1. The only upfront cost is the down payment.
Buyers need to be prepared for several expenses – everything from fees, taxes, costs for inspections, credit reports, insurance, and others. Closing costs can be anywhere from 3 percent to 6 percent of the purchase price. Those costs can fluctuate greatly depending on the state you live in too.
2. Just looking for a house casually is not a big deal.
Some people may want to just start looking at homes to get a feel for the area, before they even sit down with a REALTOR®. But they could be setting themselves up for major heartbreak. “A buyer might be viewing homes that are in a higher or lower price range than what they are qualified for,” Connie Antoniou, a broker associate in Barrington, Ill., told realtor.com®. Home shoppers – even at the earliest stages – should get pre-approved for a mortgage so they know their budget from the get-go and don’t waste time looking at homes that are out of their price range.
3. You must have a 20 percent down payment.
A 20 percent down payment will help a buyer avoid paying private mortgage insurance. But 20 percent down isn’t required. Many lenders will still qualify a buyer for home loans with 10 percent or 5 percent down. Some buyers can even qualify for only 3.5 percent down with a Federal Housing Administration loan. There are many options for down payment assistance that lenders can explore with a buyer who has a limited amount to put down.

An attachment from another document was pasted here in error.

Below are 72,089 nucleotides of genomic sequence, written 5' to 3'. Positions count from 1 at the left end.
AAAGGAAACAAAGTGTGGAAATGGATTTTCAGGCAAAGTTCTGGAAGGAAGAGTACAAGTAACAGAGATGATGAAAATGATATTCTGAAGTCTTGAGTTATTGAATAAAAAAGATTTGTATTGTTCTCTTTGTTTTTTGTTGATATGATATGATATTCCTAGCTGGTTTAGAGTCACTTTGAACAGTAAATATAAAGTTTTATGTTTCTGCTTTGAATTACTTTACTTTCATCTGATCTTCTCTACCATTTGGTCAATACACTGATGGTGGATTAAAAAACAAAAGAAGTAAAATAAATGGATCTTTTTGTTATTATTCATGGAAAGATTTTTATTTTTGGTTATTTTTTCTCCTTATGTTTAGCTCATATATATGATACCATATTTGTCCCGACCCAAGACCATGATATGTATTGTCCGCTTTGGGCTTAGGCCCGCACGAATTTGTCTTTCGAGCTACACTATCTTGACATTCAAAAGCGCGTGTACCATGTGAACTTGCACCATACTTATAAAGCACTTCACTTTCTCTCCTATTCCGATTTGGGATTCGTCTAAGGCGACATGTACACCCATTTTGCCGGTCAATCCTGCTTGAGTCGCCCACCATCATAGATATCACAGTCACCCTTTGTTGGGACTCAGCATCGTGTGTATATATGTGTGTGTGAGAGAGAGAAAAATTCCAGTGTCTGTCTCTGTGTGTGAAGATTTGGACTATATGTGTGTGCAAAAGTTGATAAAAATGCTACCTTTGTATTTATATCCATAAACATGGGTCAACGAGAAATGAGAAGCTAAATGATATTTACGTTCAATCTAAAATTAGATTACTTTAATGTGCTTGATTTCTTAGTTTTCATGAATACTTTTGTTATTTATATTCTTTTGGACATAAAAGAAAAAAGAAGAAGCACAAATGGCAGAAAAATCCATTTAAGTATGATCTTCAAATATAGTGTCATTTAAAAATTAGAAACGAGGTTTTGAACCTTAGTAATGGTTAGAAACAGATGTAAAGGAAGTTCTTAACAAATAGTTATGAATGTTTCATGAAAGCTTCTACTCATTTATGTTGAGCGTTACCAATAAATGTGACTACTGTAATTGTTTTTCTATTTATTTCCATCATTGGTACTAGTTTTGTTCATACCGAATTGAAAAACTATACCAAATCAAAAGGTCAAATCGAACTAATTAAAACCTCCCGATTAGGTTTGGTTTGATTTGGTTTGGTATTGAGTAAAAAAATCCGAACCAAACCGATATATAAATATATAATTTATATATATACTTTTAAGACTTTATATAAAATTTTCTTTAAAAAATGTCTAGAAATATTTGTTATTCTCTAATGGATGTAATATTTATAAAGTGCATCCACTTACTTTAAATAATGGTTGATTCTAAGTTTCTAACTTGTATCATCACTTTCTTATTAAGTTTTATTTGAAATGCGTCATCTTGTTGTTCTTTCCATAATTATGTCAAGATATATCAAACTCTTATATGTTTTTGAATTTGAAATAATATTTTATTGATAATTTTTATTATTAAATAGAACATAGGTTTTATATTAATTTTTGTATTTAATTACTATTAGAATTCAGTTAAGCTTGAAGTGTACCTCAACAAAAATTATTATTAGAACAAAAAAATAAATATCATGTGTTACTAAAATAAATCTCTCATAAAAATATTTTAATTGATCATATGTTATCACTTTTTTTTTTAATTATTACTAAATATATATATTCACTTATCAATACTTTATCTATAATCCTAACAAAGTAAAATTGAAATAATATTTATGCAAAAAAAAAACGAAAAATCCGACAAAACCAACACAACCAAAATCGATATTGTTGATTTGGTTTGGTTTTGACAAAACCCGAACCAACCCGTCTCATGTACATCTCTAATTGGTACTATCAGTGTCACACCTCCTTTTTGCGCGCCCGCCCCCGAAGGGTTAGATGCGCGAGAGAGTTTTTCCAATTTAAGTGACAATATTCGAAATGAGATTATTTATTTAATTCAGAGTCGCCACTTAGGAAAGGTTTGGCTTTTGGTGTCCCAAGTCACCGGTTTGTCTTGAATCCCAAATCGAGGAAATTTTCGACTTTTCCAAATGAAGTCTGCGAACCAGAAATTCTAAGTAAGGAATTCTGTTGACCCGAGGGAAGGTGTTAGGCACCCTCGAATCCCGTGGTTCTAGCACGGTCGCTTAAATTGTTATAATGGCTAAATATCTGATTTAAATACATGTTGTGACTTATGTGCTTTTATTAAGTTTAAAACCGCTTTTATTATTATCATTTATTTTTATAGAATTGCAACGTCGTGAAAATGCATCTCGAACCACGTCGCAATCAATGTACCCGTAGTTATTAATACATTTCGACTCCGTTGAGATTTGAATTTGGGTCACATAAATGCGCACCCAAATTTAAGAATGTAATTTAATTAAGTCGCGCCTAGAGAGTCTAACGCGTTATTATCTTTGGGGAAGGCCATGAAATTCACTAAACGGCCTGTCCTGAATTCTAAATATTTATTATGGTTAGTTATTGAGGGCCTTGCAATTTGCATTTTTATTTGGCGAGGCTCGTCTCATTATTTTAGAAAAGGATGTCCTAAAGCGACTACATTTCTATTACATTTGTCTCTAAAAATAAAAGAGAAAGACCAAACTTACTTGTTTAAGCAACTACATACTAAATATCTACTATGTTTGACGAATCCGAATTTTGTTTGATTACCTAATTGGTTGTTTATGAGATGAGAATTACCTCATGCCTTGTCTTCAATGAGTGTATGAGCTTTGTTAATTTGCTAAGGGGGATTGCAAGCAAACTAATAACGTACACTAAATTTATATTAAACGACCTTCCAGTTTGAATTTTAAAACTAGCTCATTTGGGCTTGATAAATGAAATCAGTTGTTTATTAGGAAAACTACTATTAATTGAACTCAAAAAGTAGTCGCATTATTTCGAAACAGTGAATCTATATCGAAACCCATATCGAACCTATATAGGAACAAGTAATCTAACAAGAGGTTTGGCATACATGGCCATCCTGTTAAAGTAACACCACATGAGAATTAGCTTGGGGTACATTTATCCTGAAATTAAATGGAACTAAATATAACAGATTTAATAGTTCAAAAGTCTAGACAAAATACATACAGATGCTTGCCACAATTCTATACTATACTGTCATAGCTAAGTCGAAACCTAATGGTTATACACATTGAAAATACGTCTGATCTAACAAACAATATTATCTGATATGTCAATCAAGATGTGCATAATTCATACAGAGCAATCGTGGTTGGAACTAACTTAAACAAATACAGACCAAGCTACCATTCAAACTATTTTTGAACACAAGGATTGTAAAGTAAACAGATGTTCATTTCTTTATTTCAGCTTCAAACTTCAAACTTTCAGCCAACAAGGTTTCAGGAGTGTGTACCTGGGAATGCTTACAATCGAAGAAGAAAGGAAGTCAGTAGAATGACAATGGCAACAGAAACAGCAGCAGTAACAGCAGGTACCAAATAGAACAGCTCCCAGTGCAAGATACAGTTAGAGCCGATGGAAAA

4. Schools shouldn’t matter if you don’t have kids.
“The neighborhood you choose matters – both now and later when you might consider selling,” notes the realtor.com® article. “Even if you don’t have children, good schools are a sign of a good neighborhood.” Buyers should explore all factors with their REALTOR® on items that could influence their homes appreciation and desirability so they don’t run into trouble later on one day when they try to sell.
5. You don’t need a home inspection.
When the housing market is extremely competitive, some home shoppers may be willing to waive the home inspection in order to get the home they want. “But beware: sellers are banking on your skipping this crucial step,” the realtor.com® article notes. “It means you’ll get the home as is, including any and all problems that come with it. And sometimes those problems aren’t exactly visible.”
Source: “9 Home-Buying Myths You Need to Stop Believing Immediately,” realtor.com® (Sept. 6, 2016)